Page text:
Prometheans in the Lab: Chemistry and the Making of the Modern World

Newton, Darwin, Pasteur, Einstein and other great physicists and biologists are household names, but the great chemists have received little recognition Yet it could be argued that chemistry, than any other scientific discipline, has made the modern world possible, largely through products that we take for granted In the style of the biology classic, The Microbe HunNewton, Darwin, Pasteur, Einstein and other great physicists and biologists are household names, but the great chemists have received little recognition Yet it could be argued that chemistry, than any other scientific discipline, has made the modern world possible, largely through products that we take for granted In the style of the biology classic, The Microbe Hunters, acclaimed science writer Sharon Bertsch McGrayne tells the history of the chemical revolution through the lives of the men who created it We don t recognize their names, but their legacy is all around us Before Nicholas LeBlanc discovered the chemical process for making washing soda in the early 1800s, soap was a highly taxed luxury item, and now it s something we use many times everyday without a second thought Without chemical fertilizer there might have been worldwide starvation in the mid 1900s Even something as simple as affordable dyes, which brought bright colorful clothing to the masses and democratized fashion, is given full attention An even handed account, Prometheans in the Lab describes not only the upside of each pivotal discovery, but also the oftentimes devastating unforeseen effects the
Prometheans in the Lab Chemistry and the Making of the Modern World Newton Darwin Pasteur Einstein and other great physicists and biologists are household names but the great chemists have received little recognition Yet it could be argued that chemistry than any

  • Title: Prometheans in the Lab: Chemistry and the Making of the Modern World
  • Author: Sharon Bertsch McGrayne
  • ISBN: 9780071407953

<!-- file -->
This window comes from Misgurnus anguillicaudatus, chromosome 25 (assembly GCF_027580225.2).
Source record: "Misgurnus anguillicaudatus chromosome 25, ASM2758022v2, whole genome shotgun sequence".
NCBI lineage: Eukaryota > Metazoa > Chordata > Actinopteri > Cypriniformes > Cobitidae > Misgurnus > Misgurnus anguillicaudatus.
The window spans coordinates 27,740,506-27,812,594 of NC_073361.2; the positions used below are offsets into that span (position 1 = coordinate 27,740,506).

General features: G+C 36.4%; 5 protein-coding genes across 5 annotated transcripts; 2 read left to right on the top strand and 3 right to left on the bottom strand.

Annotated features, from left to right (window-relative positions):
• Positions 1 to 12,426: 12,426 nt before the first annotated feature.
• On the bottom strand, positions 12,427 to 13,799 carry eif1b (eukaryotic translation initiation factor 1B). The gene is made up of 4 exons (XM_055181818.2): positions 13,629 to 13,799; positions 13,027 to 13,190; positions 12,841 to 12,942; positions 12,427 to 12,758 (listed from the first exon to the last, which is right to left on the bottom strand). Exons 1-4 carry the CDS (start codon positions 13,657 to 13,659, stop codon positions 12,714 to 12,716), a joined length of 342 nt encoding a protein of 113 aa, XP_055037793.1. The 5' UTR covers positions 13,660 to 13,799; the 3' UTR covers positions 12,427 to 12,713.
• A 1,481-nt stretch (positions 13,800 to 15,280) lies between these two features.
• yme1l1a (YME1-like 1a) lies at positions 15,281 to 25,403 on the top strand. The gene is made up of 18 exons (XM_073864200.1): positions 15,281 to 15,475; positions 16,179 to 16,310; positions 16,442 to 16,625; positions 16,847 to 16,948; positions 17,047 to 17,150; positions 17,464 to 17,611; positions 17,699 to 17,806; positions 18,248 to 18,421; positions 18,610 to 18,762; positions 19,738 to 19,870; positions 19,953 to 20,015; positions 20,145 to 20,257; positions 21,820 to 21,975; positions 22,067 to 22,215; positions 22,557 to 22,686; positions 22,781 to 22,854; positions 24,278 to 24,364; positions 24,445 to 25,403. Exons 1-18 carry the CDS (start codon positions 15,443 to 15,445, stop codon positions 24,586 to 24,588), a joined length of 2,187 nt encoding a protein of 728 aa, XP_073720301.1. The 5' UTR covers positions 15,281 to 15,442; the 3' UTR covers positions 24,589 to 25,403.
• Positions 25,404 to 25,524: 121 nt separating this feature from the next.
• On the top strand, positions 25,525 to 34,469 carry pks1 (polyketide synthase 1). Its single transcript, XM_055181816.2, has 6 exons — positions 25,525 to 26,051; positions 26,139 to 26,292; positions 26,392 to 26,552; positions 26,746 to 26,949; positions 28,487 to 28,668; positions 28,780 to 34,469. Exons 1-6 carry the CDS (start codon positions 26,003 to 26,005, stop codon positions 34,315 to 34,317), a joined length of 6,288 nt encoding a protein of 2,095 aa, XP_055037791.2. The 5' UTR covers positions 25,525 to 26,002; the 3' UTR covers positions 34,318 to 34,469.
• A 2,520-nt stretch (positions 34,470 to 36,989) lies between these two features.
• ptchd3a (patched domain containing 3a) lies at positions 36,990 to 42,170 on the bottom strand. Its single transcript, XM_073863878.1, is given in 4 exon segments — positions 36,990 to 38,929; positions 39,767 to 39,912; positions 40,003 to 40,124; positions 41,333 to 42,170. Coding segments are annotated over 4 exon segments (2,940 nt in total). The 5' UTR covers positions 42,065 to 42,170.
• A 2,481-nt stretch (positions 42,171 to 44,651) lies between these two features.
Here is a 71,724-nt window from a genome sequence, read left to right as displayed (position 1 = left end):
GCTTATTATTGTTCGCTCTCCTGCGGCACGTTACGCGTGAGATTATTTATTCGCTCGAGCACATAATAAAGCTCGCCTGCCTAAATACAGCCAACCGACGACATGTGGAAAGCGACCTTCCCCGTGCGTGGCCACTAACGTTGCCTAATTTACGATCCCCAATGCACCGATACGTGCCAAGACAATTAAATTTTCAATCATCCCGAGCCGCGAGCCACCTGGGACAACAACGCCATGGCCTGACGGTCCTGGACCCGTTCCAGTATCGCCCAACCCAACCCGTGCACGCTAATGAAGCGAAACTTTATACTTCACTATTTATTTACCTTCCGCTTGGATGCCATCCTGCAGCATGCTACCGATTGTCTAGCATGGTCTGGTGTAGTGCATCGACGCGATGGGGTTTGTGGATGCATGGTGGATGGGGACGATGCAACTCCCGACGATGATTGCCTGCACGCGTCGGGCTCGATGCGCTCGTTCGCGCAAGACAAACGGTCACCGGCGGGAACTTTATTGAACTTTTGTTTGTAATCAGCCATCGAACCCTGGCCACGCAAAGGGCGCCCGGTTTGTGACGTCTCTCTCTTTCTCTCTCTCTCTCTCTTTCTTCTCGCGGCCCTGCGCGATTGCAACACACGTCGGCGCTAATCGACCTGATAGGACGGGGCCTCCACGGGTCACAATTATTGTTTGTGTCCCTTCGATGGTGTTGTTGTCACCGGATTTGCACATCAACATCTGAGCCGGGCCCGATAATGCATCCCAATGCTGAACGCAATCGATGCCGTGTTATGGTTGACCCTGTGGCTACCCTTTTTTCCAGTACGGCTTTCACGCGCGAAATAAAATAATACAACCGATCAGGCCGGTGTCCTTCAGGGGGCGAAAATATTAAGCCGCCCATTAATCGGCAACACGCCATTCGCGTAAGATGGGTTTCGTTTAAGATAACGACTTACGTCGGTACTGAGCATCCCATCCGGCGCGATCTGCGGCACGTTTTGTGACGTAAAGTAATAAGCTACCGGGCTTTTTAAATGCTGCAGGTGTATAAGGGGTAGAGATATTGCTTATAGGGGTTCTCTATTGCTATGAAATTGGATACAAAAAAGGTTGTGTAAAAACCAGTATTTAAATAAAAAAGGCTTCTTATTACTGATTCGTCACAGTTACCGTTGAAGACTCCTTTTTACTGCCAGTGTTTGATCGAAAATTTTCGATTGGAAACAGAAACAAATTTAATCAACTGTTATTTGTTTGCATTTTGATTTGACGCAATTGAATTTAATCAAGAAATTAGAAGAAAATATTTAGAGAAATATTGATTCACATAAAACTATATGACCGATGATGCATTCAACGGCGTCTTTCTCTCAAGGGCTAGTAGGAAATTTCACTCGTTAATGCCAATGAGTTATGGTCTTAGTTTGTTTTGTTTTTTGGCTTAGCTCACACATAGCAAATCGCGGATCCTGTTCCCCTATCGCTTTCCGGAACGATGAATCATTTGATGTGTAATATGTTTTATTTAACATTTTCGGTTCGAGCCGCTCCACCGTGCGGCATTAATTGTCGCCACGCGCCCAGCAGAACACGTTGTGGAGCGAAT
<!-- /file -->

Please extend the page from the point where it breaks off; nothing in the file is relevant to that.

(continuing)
• Page: 387
  • Format: Paperback
  • 1 thought on “Prometheans in the Lab: Chemistry and the Making of the Modern World”

    1. I came to this book by way of Bill Bryson's A Short History of Nearly Everything, and found it a bit of a letdown. The prose here is serviceable, but not nearly as inspiring as Bryson.The chapters are a very formulaic: from historical context to a brief biographical sketch, followed up with the discovery and a look at the consequences. Almost half of the book deals with the increase in use of leaded fuels in the world, the discovery of the environmental consequences, and the subsequent push to s [...]

    2. This book gives great backstory for why the EPA, Silent Spring, hole in the ozone layer exist. McGrayne gives historical context for how the use of environmentally damaging industrial chemicals became so widespread. It was somewhat surprising to read how crazy the chemists went later in life from essentially poisoning themselves in their labs for years with lead, mercury, and other substances with physiological effects.She gave just enough detail to make it interesting, but not so much to bog it [...]

    3. A well written book that looks at about 9 different chemists and their contribution to major discoveries that have greatly changed our lives.The writing is a little dry, not at entertaining as Bill Bryson's A Short History of Nearly Everything. But more in depth and informative and very readable. It amazes me how recently in our history many of these things were, and how quickly the ball of scientific knowledge grows once it gets rolling.

    Leave a Reply

    Your email address will not be published. Required fields are marked *